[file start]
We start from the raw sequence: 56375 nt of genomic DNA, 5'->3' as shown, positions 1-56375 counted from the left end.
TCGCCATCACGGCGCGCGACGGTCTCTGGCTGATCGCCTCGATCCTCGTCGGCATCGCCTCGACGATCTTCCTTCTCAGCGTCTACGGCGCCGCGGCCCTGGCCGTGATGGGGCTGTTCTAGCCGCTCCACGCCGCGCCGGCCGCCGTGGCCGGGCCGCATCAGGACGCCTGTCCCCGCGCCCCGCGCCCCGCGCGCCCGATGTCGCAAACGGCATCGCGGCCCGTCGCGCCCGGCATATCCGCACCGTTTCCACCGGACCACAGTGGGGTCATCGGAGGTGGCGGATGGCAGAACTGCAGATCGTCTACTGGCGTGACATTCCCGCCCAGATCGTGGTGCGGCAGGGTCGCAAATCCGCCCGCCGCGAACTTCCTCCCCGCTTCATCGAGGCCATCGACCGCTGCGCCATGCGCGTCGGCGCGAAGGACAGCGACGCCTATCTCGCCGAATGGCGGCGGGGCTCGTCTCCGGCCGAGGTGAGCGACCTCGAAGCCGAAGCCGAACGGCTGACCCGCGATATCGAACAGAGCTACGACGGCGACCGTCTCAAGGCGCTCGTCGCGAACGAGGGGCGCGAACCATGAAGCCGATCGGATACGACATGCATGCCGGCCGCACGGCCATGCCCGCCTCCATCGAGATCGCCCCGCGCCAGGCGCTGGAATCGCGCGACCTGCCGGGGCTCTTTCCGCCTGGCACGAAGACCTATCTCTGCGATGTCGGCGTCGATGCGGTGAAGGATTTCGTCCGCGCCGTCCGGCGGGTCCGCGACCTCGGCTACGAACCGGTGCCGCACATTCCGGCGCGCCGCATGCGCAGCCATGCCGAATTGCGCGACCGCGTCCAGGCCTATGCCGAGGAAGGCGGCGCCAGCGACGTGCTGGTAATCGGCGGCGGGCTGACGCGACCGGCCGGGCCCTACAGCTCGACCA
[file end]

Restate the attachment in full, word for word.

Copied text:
We start from the raw sequence: 56375 nt of genomic DNA, 5'->3' as shown, positions 1-56375 counted from the left end.
TCGCCATCACGGCGCGCGACGGTCTCTGGCTGATCGCCTCGATCCTCGTCGGCATCGCCTCGACGATCTTCCTTCTCAGCGTCTACGGCGCCGCGGCCCTGGCCGTGATGGGGCTGTTCTAGCCGCTCCACGCCGCGCCGGCCGCCGTGGCCGGGCCGCATCAGGACGCCTGTCCCCGCGCCCCGCGCCCCGCGCGCCCGATGTCGCAAACGGCATCGCGGCCCGTCGCGCCCGGCATATCCGCACCGTTTCCACCGGACCACAGTGGGGTCATCGGAGGTGGCGGATGGCAGAACTGCAGATCGTCTACTGGCGTGACATTCCCGCCCAGATCGTGGTGCGGCAGGGTCGCAAATCCGCCCGCCGCGAACTTCCTCCCCGCTTCATCGAGGCCATCGACCGCTGCGCCATGCGCGTCGGCGCGAAGGACAGCGACGCCTATCTCGCCGAATGGCGGCGGGGCTCGTCTCCGGCCGAGGTGAGCGACCTCGAAGCCGAAGCCGAACGGCTGACCCGCGATATCGAACAGAGCTACGACGGCGACCGTCTCAAGGCGCTCGTCGCGAACGAGGGGCGCGAACCATGAAGCCGATCGGATACGACATGCATGCCGGCCGCACGGCCATGCCCGCCTCCATCGAGATCGCCCCGCGCCAGGCGCTGGAATCGCGCGACCTGCCGGGGCTCTTTCCGCCTGGCACGAAGACCTATCTCTGCGATGTCGGCGTCGATGCGGTGAAGGATTTCGTCCGCGCCGTCCGGCGGGTCCGCGACCTCGGCTACGAACCGGTGCCGCACATTCCGGCGCGCCGCATGCGCAGCCATGCCGAATTGCGCGACCGCGTCCAGGCCTATGCCGAGGAAGGCGGCGCCAGCGACGTGCTGGTAATCGGCGGCGGGCTGACGCGACCGGCCGGGCCCTACAGCTCGACCA